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How Water Timers Can Reduce Your Water Bill and Save You Hours Of Time
How Water Timers Work
Water timers are wonderful time saving inventions that can be purchased for as little as forty dollar or less. (More for dual hose models).
They enable you to set a predetermined schedule for a sprinkler to come on or to feed soaker hoses.
Plants thrive best when they are watered regularly. What causes shock to many bedding plants is too much cycling of dry and wet soil.
A water timer keeps you beds the same moisture all of the time, allowing roots to grow deeper, reducing water use.
You may want to start off at one time setting and gradually reduce it over the coming weeks as the soil loads up with moisture.
Water timers can accommodate most city's water laws. If you have an odd and even system it is easy to set the timer to just come on those days. You may have to check it periodically since many timers do not adjust their clocks for leap year.
You can expect battery life (most use AA batteries) to be about two months. Duracell or other long life batteries perform best.
Keep the water timer out of direct sun or place some kind of shade over it since direct sunlight can shorten the life of the plastic housing and the batteries as well.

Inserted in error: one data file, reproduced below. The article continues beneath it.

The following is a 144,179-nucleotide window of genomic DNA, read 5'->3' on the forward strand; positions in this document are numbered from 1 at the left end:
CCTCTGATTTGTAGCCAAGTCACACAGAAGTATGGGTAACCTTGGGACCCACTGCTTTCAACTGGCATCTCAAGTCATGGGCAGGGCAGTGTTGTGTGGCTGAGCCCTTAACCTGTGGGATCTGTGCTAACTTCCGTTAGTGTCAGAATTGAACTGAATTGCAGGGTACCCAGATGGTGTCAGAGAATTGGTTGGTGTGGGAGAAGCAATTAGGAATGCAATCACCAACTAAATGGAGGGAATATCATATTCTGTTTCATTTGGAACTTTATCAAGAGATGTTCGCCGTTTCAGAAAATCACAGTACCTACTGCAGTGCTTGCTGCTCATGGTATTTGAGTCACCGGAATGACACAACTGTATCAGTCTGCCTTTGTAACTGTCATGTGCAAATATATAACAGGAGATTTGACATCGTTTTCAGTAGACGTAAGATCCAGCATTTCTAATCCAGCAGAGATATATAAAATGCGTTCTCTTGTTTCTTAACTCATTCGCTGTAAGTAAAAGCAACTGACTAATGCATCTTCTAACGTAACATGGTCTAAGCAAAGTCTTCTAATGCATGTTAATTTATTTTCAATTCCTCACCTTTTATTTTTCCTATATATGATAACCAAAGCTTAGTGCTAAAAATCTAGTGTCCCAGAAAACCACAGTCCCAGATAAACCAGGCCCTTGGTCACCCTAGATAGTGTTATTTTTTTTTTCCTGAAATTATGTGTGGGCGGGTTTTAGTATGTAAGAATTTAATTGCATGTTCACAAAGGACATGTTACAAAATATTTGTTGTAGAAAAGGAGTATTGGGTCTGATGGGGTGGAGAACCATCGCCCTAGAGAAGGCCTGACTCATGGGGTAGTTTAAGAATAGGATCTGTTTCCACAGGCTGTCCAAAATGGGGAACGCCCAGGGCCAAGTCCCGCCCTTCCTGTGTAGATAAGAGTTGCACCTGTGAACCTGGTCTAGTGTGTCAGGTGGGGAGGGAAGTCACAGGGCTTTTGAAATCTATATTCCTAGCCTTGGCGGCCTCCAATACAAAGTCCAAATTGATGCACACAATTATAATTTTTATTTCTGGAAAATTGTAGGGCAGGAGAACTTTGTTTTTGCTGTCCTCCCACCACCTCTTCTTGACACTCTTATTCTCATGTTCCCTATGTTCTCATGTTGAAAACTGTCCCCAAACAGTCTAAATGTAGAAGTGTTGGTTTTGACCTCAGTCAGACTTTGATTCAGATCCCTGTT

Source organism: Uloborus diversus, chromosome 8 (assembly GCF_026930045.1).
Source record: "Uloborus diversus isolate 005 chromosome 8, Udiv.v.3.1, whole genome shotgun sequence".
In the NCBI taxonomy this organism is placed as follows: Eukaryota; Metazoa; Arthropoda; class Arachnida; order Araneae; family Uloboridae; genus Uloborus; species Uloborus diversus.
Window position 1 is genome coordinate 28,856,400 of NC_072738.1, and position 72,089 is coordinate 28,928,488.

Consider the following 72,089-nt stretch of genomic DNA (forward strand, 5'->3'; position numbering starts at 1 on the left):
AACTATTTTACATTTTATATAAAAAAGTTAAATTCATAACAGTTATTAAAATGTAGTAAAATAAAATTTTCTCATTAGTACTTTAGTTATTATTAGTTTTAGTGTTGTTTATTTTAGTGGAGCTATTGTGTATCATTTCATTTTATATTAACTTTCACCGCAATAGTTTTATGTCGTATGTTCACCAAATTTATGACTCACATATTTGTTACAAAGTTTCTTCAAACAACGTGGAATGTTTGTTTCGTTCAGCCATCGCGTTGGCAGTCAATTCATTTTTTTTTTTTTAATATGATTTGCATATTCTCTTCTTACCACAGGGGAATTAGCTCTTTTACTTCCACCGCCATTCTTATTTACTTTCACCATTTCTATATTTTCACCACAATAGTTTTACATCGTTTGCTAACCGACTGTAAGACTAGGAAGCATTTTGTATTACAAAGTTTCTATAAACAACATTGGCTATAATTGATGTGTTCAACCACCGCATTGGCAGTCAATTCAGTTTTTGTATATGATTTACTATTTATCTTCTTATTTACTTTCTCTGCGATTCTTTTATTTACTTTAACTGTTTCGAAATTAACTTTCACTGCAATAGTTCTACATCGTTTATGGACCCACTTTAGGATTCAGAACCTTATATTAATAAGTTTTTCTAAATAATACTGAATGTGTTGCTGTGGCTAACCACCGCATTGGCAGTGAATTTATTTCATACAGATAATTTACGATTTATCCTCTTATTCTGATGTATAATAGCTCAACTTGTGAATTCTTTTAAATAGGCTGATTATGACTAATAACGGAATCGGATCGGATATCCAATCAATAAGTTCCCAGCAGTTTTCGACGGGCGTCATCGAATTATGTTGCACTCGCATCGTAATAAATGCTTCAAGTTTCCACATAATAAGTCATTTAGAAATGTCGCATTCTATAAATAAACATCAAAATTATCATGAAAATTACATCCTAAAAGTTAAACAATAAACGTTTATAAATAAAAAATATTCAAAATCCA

The thing that you want to look for in a good water timer is simplicity. Ones with a single outer control wheel are easier to understand and to program for most people.
More intricate timers, under a plastic cover with multiple buttons may be too complex for the average user and require too much time to program. The LR Nelson water timer is on example of an easy to understand timer.
Make sure that you are purchasing a scheduling water timer.
Some cheaper ones are just manual timers that you have to turn on every time you use them. While these save water as well by shutting the hose off after the number of minutes you select on the control wheel (such as the Gilmour Group Model), you still have to manually operate them each time.
Secure the hose leading to the timer to avoid it pulling away from the faucet and breaking the plastic connection to the hose. This is the biggest cause of failure of water timers so keeping tension off the hose with clamps, etc, is important since they are not super strong and you don't want a free flowing faucet.
Water timers can last for years if properly taken care of and because they water the same amount every time can grow better gardens and save hundreds of gallons of water.